more than 3 years ago

Submissions

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Scientists: Size of Oil Spill Underestimated

cyclocommuter cyclocommuter writes  |  more than 4 years ago

cyclocommuter (762131) writes "From the NYT article: Ian R. MacDonald, an oceanographer at Florida State University who is an expert in the analysis of oil slicks, said he had made his own rough calculations using satellite imagery. They suggested that the leak could “easily be four or five times” the government estimate, he said."
Link to Original Source
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Toyota pedal issue highlights move to electronics

cyclocommuter cyclocommuter writes  |  more than 4 years ago

cyclocommuter (762131) writes "From the article: The gas pedal system used Toyota Motor Co.'s recall crisis was born from a movement in the auto industry to rely more on electronics to carry out a vehicle's most critical functions.

The intricacy of such systems, which replace hoses and hydraulic fluid with computer chips and electrical sensors, has been a focus as Toyota struggled to find the cause for sudden acceleration of vehicles that led the company to halt sales of eight models this week."

Link to Original Source
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Drone incident serves up data encryption lesson

cyclocommuter cyclocommuter writes  |  more than 4 years ago

cyclocommuter (762131) writes "Excerpts from the ComputerWorld article:In a story that's receiving widespread attention, the Wall Street Journal yesterday reported that Iranian-backed groups in Iraq and Afghanistan were tapping into live feeds from Predator drones using a $26 software tool called SkyGrabber from Russian company SkySoftware. The hitherto largely unknown software product doesn't require Internet connectivity and is designed to intercept music, photos, video and TV satellite programming for free. Insurgents in Iraq, however, were able to use SkyGrabber to grab live video feeds from unmanned Predator drones because the transmissions were being sent unencrypted to ground control stations.

Once again, yet another multi-billion dollar system is rendered vulnerable by cheap off-the-shelf components."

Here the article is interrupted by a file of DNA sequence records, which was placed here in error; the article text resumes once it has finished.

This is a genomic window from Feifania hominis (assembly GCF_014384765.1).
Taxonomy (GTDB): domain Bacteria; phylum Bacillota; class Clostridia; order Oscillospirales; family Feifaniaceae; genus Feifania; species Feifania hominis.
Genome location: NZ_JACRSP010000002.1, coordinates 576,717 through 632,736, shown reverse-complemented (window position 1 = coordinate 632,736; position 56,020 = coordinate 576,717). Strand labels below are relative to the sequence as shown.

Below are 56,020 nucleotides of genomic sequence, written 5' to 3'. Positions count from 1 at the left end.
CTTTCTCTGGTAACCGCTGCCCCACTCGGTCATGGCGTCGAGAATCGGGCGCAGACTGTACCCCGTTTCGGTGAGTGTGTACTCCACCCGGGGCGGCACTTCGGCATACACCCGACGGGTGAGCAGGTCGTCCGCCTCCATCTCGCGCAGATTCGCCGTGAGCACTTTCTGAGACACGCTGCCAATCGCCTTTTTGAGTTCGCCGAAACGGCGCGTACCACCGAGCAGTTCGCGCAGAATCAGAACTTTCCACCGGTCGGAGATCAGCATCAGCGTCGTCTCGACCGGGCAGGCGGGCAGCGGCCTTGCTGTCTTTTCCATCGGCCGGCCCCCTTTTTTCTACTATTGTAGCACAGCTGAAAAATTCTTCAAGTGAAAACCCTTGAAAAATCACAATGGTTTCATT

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Ten years of .NET - did Microsoft deliver?

cyclocommuter cyclocommuter writes  |  more than 4 years ago

cyclocommuter (762131) writes "Interesting snippet from this article from The Register: "If the goal of .NET was to see off Java, it was at least partially successful. Java did not die, but enterprise Java became mired in complexity, making .NET an easy sell as a more productive alternative. C# has steadily grown in popularity, and is now the first choice for most Windows development. ASP.NET has been a popular business web framework. The common language runtime has proved robust and flexible."

The article also continues: "Job trend figures here show steadily increasing demand for C#, which is now mentioned in around 32 per cent of UK IT programming vacancies, ahead of Java at 26 per cent.""

Link to Original Source
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Sudden acceleration due to Toyota computer glitch?

cyclocommuter cyclocommuter writes  |  more than 4 years ago

cyclocommuter (762131) writes "Some Toyota owners are up in arms as they suspect the accidents have been caused by some kind of glitch in the electronic computer system used in Toyotas that controls the throttle. Refusing to accept the explanation of Toyota and the federal government, hundreds of Toyota owners are in rebellion after a series of accidents caused by what they call "runaway cars.""
Link to Original Source
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A slow fade out for true audiophiles

cyclocommuter cyclocommuter writes  |  more than 6 years ago

cyclocommuter (762131) writes "From this CNET Blog: Home audio connoisseurs will likely take offense, but complicated home stereos may be going the way of the baby boomer. The blog may have a point, kids nowadays listen to their music mostly via 3 piece Logitech speakers hooked up to their PCs or using the headphones connected to their iPods. Also, does anyone still buy a pure CD player?"
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cyclocommuter cyclocommuter writes  |  more than 7 years ago

cyclocommuter (762131) writes "This BBC article touches on how mobile phones make and break the news in Iraq's conflict. Case in point was the leaked mobile video of Saddam that showed more than what was broadcast via the officially released video. Recently, "Kramer's" tirade was also caught on cell phone video and was widely distributed on the net. With more and more mobile phones equipped with digital and video cameras, not to mention the proliferation of closed circuit TV monitoring on big cities and so on, one wonders what the effects of all this in the long term. Will it be a boon or a bane to governments?"
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cyclocommuter cyclocommuter writes  |  more than 7 years ago

cyclocommuter (762131) writes "This article on Wired talks about Digg's attempt to fight its own users for control. At the center of the controversy is a group of about 30 users that appears to have banded together using Digg's "friend" system to dig up or down stories.

From TFA: "Some of the generals in Digg.com's army of volunteer news readers are in revolt over new abuse controls that could undermine their influence on the site.""